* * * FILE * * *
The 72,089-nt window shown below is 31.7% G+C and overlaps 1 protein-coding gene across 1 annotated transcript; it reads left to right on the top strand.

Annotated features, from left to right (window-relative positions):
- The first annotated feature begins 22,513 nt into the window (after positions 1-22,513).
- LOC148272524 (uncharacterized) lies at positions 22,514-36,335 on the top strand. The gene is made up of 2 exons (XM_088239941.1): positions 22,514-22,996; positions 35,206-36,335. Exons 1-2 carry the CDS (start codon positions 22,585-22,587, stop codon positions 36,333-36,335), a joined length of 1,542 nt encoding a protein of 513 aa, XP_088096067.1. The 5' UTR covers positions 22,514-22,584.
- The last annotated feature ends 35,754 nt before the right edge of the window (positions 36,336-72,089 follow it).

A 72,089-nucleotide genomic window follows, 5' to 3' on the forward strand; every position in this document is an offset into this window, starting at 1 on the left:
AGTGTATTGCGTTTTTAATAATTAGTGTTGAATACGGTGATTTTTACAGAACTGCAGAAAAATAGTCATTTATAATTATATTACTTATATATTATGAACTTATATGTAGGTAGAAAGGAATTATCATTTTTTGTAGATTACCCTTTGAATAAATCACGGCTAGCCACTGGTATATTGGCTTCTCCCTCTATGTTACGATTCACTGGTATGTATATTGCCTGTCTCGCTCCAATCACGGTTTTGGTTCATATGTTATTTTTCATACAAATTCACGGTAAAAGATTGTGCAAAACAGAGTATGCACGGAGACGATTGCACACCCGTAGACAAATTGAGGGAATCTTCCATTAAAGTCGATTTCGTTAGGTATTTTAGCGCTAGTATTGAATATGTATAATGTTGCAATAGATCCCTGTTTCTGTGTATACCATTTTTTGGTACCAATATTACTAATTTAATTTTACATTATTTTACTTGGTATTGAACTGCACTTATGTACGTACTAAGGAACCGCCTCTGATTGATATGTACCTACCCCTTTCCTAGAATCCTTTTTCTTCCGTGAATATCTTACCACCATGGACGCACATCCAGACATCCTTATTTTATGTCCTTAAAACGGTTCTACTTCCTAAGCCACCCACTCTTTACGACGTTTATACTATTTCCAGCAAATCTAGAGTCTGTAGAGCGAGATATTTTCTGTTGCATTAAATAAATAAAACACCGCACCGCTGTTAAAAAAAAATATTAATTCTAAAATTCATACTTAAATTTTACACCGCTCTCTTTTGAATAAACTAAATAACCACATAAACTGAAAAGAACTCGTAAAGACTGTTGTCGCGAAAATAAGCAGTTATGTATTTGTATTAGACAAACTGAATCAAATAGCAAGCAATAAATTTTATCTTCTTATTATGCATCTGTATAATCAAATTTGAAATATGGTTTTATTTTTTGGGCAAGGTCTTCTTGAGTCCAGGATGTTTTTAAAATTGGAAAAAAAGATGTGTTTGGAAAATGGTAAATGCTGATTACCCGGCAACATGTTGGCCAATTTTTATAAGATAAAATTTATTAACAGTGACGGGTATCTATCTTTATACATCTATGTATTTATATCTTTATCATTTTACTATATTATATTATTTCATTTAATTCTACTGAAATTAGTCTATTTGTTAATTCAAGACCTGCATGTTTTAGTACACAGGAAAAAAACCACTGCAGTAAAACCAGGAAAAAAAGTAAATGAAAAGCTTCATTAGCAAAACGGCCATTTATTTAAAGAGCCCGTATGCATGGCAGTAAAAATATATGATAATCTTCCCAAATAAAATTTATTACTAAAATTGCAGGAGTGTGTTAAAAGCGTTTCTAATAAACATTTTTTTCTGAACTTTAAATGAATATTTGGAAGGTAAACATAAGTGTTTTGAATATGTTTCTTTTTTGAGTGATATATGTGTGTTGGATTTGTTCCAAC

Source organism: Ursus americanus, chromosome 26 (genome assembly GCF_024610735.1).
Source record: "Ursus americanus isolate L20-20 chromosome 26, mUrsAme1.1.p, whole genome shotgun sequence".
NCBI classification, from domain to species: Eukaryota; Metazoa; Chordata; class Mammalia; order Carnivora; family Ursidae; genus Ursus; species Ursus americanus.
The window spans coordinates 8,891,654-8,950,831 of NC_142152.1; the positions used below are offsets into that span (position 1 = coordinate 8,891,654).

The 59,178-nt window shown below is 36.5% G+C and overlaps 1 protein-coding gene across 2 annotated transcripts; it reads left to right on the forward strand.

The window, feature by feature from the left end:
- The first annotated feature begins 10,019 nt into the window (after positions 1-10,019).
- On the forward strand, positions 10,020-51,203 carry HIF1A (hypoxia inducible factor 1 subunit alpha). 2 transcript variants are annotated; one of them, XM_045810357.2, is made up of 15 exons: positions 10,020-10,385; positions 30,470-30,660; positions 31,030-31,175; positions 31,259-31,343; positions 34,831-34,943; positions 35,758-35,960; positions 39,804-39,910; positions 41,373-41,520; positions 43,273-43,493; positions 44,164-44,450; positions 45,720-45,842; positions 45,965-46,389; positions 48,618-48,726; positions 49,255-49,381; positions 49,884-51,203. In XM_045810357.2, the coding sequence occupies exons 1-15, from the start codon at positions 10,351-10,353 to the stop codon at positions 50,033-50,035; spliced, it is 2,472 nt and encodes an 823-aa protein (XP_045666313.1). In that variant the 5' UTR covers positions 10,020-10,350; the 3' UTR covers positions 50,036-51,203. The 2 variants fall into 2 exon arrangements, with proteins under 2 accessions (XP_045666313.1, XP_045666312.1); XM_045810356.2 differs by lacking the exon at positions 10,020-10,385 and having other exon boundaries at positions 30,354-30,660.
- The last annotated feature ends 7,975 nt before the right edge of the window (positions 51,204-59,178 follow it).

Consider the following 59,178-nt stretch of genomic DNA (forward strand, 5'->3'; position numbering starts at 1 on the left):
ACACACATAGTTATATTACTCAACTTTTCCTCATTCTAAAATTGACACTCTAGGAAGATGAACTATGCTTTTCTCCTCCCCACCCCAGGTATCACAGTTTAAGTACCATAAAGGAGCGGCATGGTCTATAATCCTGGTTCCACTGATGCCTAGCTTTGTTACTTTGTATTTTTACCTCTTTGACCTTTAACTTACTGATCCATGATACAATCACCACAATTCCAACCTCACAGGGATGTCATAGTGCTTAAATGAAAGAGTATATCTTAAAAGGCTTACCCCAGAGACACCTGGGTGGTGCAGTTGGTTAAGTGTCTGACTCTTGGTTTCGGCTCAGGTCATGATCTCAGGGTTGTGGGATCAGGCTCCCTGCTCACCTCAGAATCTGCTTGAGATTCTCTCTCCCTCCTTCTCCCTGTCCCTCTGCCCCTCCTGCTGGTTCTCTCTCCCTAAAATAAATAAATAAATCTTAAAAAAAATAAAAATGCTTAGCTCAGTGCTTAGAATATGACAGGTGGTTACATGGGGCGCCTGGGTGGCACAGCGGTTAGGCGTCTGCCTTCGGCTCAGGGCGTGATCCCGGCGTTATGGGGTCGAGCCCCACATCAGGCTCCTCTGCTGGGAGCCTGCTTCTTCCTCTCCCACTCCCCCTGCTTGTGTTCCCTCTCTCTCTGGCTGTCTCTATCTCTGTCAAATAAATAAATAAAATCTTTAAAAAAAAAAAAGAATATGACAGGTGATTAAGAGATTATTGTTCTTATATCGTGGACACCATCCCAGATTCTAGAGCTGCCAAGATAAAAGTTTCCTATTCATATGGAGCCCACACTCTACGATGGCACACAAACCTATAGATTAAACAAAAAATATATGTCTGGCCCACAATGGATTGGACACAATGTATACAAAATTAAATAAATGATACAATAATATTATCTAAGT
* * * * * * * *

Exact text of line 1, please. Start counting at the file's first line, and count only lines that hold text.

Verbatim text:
The 72,089-nt window shown below is 31.7% G+C and overlaps 1 protein-coding gene across 1 annotated transcript; it reads left to right on the top strand.